Contractual Waiver of Corporate Attorney-Client Privilege

Mark A. Kressel

116 Yale L.J. 412 (2006)

A corporate director, sued in her individual capacity in connection with corporate malfeasance, often seeks to raise the defense that she relied on the advice of the corporation's counsel that the proposed course of conduct was legal. A litigation impasse may arise, however, …


Anticipating Litigation in Contract Design

Robert E. Scott & George G. Triantis

115 Yale L.J. 814 (2006)

Contract theory does not address the question of how parties design contracts under the existing adversarial system, which relies on the parties to establish relevant facts indirectly by the use of evidentiary proxies. In this Article, we advance a theory of contract design i…


More Equal than Others: Defending Property-Contract Parity in Bankruptcy

Blake Rohrbacher

114 Yale L.J. 1099 (2005)

Contracts create property; contractual rights and obligations are property. In bankruptcy, however, this aspect of nonbankruptcy law is often not recognized. This Note argues that bankruptcy law and policy should recognize the property in contract. This Note examines instanc…


Contract and Collaboration

Daniel Markovits

113 Yale L.J. 1417 (2004)

Promises and contracts establish relations among the persons who engage them, and these relations lie at the center of persons' moral and legal experience of one another. But the most prominent accounts of these practices nevertheless remain firmly individualistic, seeking …


Contract Theory and the Limits of Contract Law

Alan Schwartz & Robert E. Scott

113 Yale L.J. 541 (2003)

This Article sets out a normative theory to guide decisionmakers in the regulation of contracts between firms. Commercial law for centuries has drawn a distinction between mercantile contracts and others, but modern scholars have not systematically pursued the normative impli…


Limits of Competition: Accountability in Government Contracting

Janna J. Hansen

112 Yale L.J. 2465 (2003)

Government contracts with private providers for the supply of goods and services have grown in number and magnitude over the last several decades. Elected officials and other policymakers choose to privatize government functions for a variety of reasons. Politicians may wan…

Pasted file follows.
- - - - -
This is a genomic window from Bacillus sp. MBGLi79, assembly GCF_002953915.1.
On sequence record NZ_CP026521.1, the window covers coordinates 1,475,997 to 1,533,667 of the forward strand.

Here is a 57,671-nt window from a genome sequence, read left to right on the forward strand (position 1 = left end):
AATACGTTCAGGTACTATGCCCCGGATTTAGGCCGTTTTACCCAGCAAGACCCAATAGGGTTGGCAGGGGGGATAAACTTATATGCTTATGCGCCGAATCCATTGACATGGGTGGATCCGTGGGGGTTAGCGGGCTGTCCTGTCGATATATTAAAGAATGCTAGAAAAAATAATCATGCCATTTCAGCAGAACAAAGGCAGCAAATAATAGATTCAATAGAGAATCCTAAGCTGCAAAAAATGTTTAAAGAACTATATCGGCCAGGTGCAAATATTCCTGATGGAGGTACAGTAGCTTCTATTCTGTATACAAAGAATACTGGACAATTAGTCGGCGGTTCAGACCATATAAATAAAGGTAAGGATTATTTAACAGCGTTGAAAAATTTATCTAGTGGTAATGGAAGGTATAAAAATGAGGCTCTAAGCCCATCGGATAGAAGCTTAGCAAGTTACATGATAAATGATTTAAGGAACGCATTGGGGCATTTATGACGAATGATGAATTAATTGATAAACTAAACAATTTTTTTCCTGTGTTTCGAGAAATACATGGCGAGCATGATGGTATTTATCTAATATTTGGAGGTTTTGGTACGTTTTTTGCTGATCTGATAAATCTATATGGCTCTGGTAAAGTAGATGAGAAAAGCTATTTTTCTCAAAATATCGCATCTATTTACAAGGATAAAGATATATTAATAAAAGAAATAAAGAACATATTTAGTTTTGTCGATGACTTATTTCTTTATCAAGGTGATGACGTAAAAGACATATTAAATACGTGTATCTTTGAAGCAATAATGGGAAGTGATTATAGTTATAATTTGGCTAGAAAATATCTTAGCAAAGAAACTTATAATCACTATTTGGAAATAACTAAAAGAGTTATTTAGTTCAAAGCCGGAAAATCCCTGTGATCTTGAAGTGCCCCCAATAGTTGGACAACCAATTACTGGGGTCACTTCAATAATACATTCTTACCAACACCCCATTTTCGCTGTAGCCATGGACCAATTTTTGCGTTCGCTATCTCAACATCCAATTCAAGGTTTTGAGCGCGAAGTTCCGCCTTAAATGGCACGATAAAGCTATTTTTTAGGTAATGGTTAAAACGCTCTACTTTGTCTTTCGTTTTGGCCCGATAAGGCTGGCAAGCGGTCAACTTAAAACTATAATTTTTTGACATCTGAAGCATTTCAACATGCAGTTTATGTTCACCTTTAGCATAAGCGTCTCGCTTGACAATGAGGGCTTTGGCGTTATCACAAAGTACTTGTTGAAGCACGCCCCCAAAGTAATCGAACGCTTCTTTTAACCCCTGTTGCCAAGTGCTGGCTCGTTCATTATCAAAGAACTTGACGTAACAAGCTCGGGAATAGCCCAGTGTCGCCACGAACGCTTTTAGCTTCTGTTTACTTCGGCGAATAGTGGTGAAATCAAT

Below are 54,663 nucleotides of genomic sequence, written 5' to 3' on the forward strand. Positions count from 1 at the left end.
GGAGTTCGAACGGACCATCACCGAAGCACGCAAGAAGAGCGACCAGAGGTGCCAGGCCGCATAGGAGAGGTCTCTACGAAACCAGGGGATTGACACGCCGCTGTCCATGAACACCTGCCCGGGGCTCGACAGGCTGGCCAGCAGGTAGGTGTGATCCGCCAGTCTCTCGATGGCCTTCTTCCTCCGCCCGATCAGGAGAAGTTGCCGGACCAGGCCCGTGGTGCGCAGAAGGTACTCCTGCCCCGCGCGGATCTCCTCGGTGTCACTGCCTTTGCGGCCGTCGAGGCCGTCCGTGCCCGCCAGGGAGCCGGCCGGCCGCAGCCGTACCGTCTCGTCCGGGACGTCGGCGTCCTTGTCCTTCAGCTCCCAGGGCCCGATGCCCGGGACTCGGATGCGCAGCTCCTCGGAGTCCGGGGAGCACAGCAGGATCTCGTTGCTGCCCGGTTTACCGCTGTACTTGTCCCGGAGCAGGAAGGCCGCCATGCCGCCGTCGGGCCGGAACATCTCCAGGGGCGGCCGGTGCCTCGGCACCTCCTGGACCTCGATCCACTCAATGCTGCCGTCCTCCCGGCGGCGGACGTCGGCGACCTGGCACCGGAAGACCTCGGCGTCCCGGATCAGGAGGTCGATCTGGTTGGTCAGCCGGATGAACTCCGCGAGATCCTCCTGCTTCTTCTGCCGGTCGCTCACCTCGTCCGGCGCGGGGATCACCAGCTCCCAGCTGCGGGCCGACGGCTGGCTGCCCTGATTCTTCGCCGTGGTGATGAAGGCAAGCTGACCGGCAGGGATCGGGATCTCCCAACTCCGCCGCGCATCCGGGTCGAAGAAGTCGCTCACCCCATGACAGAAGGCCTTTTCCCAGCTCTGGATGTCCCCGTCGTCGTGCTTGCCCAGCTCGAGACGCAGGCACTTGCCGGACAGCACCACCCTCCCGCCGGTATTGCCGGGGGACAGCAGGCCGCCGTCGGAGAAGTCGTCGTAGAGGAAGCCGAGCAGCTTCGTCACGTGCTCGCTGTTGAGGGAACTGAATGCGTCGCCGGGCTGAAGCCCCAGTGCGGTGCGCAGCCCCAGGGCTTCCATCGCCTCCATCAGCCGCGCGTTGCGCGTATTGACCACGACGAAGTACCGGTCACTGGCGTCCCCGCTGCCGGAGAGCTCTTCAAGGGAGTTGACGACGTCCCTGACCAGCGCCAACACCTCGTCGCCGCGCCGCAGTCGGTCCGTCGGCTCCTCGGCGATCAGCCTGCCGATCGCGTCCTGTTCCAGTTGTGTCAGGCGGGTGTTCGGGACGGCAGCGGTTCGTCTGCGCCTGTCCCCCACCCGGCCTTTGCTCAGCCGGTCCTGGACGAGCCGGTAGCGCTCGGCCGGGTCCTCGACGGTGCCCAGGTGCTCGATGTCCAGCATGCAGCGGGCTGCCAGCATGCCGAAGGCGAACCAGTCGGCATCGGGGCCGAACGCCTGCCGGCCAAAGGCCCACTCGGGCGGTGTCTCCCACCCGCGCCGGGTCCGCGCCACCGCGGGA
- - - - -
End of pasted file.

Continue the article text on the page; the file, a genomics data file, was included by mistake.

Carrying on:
Unions and the Duty of Good Faith in Employment Contracts

Aditi Bagchi

112 Yale L.J. 1881 (2003)

Some American scholars of law and economics have expressed dismay at the anticompetitive and illiberal body of legal doctrine that is labor law. Their respondents, often in other fields if not other countries, have defended unions and the laws that support them on both econ…


Economic Analysis of Contract Law After Three Decades: Success or Failure?

Eric A. Posner

112 Yale L.J. 829 (2003)

Modern economic analysis of contract law began about thirty years ago and, many scholars would agree, has become the dominant academic style of contract theory. Traditional doctrinal analysis exerts less influence than it did prior to 1970 and enjoys little prestige. Philosop…


Valuing Modern Contract Scholarship

Ian Ayres

112 Yale L.J. 881 (2003)

In sum, Posner has leveled three different criticisms at the modern economic analysis of contracts: a descriptive critique that the scholarship fails to describe or predict the content of current law, a normative critique that the scholarship fails to "provide a solid basis f…


In That Case, What Is the Question? Economics and the Demands of Contract Theory

Richard Craswell

112 Yale L.J. 903 (2003)

In his thoughtful essay, Eric Posner asks whether economic analysis has failed contract law and suggests that it has. Not surprisingly, I hold a different opinion. That is, while I agree with much of what Posner says about particular economic findings, I disagree about what …


What Happened to Property in Law and Economics?

Thomas W. Merrill & Henry E. Smith

111 Yale L.J. 357 (2001)

Property has fallen out of fashion. Although people are as concerned as ever with acquiring and defending their material possessions, in the academic world there is little interest in understanding property. To some extent, this indifference reflects a more general skepticism…


Currency Policies and Legal Development in Colonial New England

Claire Priest

110 Yale L.J. 1303 (2001)

This Article presents a new interpretation of the relation of law to economic development in colonial New England. Prior legal historical scholarship has focused almost exclusively on judicial decisionmaking, emphasizing judges' role in adapting the law in some optimal way …


Baby Contracts

Chi Steve Kwok

110 Yale L.J. 1287 (2001)



The Essential Role of Organizational Law

Henry Hansmann & Reinier Kraakman

110 Yale L.J. 387 (2000)

In every developed market economy, the law provides for a set of standard-form legal entities. In the United States, these entities include, among others, the business corporation, the cooperative corporation, the nonprofit corporation, the municipal corporation, the limited …